3. 3. The Section of Cardiothoracic Surgery and the University of Cincinnati College of Medicine offer a course called “Summer Surgery Experience at UC.” This two-week program teaches 24 undergraduates from various colleges the art and science of surgery. Participants are exposed to cardiac anatomy and physiology, learning cardiac diagnos- tic techniques, receiving hands-on experience in the clinical skills lab, learning about the DaVinci robot, and shadowing in the operating room. The students also perform library research on several clinical cases and give a presentation at the close of the program. John Flege Jr., MD, serves as director of the program. Research David Melvin, MD, PhD, continues to apply his advanced training in Biomedical Engineering to discover breakthroughs in ventricular performance and its enhance- ment and support with various mechanical techniques. The Division of Pediatric Dr. Melvin was chosen to serve on UC’s Intellectual Property Cardiothoracic Surgery Committee which will provide advice to the vice president Overview for research in numerous areas related to intellectual property and the administration of the university’s patent The Division of Pediatric Cardiothoracic Surgery at and copyright policies. Cincinnati Children’s Hospital Medical Center is comprised of two surgical faculty, one research faculty, four clinical Community Connections perfusionists, four nurse practitioners, one physician Dr. Wolf and Dr. Flege recently launched the journal assistant, two research assistants and four administrative INNOVATIONS in Cardiothoracic Surgery, which is the support staff dedicated to the surgical care of children official journal of the International Society for Minimally with cardiac problems. Based completely at Cincinnati Invasive Cardiac Surgery (ISMICS). Dr. Wolf has served as an Children’s Hospital Medical Center (CCHMC), the Division Editor, and Dr. Flege remains as the Associate Editor. has formed a strong collaborative relationship with the Section of Cardiothoracic Surgery. As an integrated Dr. Merrill continues as chair of the Society of Thoracic component of The Heart Center, a multi-disciplinary Surgeons Workforce on Graduate Medical Education and business unit within CCHMC, the Division has enjoyed a Resident Issues. He also serves as a member of the Joint continually higher profile nationally as a leader in the man- Council on Thoracic Surgical Education, and he was recent- agement of cardiac problems in children. ly appointed to the Residency Review Committee for Thoracic Surgery. The goal of the Division is to be a national and interna- tional leader in pediatric cardiothoracic surgical care, surgi- The UC Heart & Vascular Center hosted a number of cal research and teaching. The clinical programs of the free educational lecture series for the lay public and for Division continue to provide excellent care, with morbidity local physicians and nurse practitioners, with a focus on and mortality rates rivaling any program nationwide. highlighting heart and vascular health and describing new technology and therapies to treat various heart and vascu- Members of the Division of Cardiothoracic Surgery lar conditions. function as key faculty of the Pediatric Cardiology and Pediatric Critical Care fellowship training programs at CCHMC. Close interaction with these fellows occurs on a daily basis, primarily in the Cardiac Intensive Care Unit, in500 400 400 2000 1000 350 350400 800 300 300 1500300 250 250 600 200 200 1000200 150 150 400 100 100 500 200100 50 50 0 0 0 0 0 The Division of Cardiac Surgery | Page 50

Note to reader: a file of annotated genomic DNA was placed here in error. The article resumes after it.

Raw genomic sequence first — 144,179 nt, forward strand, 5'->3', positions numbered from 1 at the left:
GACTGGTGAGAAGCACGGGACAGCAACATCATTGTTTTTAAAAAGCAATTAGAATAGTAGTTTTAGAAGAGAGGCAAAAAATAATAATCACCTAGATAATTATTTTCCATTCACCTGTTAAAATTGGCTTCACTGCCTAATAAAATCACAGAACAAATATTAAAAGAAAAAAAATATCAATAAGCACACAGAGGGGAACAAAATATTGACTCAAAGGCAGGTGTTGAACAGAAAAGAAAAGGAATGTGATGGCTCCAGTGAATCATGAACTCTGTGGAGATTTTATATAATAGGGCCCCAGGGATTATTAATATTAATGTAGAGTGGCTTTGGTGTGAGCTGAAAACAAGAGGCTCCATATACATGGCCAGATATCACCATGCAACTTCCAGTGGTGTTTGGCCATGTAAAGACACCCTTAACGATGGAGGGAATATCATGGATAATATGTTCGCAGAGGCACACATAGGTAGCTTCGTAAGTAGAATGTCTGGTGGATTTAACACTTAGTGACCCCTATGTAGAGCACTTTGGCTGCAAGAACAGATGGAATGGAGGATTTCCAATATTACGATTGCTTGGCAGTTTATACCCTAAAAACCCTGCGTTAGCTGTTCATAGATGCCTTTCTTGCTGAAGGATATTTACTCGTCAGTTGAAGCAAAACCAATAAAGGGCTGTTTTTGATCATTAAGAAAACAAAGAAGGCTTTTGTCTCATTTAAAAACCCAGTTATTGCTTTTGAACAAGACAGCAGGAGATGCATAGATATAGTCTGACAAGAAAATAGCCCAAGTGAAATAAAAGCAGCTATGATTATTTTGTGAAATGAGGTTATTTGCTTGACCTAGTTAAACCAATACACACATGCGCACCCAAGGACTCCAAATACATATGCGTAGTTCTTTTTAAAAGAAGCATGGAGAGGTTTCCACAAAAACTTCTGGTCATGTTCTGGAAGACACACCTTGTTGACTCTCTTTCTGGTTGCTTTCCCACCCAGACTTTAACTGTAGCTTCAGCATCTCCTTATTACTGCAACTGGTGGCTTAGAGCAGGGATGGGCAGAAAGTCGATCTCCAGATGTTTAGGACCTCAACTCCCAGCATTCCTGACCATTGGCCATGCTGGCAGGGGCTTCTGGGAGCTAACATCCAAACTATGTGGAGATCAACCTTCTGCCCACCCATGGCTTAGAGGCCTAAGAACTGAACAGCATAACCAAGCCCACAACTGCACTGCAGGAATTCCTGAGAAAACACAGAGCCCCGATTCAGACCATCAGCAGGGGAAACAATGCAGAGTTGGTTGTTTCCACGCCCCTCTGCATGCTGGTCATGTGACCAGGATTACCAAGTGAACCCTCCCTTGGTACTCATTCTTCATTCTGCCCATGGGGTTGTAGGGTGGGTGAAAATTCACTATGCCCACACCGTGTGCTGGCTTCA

4. 4. addition to a number of weekly teaching conferences inwhich the faculty participates. The Division serves as oneof the primary rotations of the Cardiothoracic Surgerytraining program, based at UC. The research efforts within the Division continue togrow with two basic science laboratories presently withinthe Division, as well as the collaboration of CardiothoracicSurgical faculty with Cardiology and other faculty on anumber of clinical research projects.Highlights The clinical programs in The Division of PediatricCardiothoracic Surgery focus on surgical management ofcardiac problems from birth through adolescence. TheDivision also has become more involved in the FetalCardiology program, participating in prenatal counselingof families with children with congenital heart defects. The reperfusion. An NIH R03 exploratory grant from thefocus is on complete correction of cardiac defects in the National Institute of Child Health and Humannewborn, management of complex single ventricle cardiac Development supports investigation into the use of geneanomalies, and techniques to limit transfusion exposures. therapy to temporarily raise the level of protective proteinsThe program has the capability of performing all levels in the heart and lungs of neonates undergoing heartof open and closed heart operations, including cardiac surgery. The data from these studies have been publishedtransplantation and the ability to perform ECMO support. in prestigious journals in the areas of surgery and critical care such as Annals of Thoracic Surgery, Critical Care The annual review of state-wide data for pediatric Medicine, Pediatric Critical Care Medicine, and Pediatriccardiac programs recently revealed that Cincinnati Research.Children’s continues to perform the highest volume ofnewborn open heart procedures in Ohio. The Heart Center Dr. Eghtesady’s lab has been productive and continuesEncyclopedia, posted on the internet, has received over his research in the field of experimental fetal open-heart15,000 hits per month. Renovations to the Intensive Care surgery in order to correct congenital malformations in thepods have allowed the Cardiac Intensive Care Unit to womb. Additional studies seek to understand the patholo-expand its intensive care capacity from 10 beds to 15 beds. gy of post-bypass placental dysfunction and the develop- ment of protocols and tools for successful translation of Research has continued to be active in the Division of fetal cardiac surgery into clinical practice. Dr. Eghtesady hasCardiothoracic Surgery. Dr. Duffy’s research lab has focused begun the patent process for a new, non-invasive methodon mechanisms underlying reperfusion and reoxygenation of monitoring placental oximetry during maternal/fetalinjury in the immature cardiopulmonary system. surgery.This work is supported by grants from the ThrasherContinuing NIH R01 funding from the National Heart, Lung, Research Foundation, the Children’s Heart Foundation ofand Blood Institute supports studies to determine the Chicago, an AHA National Scientist Development Grant,cellular and molecular mechanisms involved in the cardio- and additional funding from the Children’s Heartprotection offered by inactivating calpain activity andaugmenting the calpastatin pathway during ischemia and The Division of Cardiac Surgery | Page 51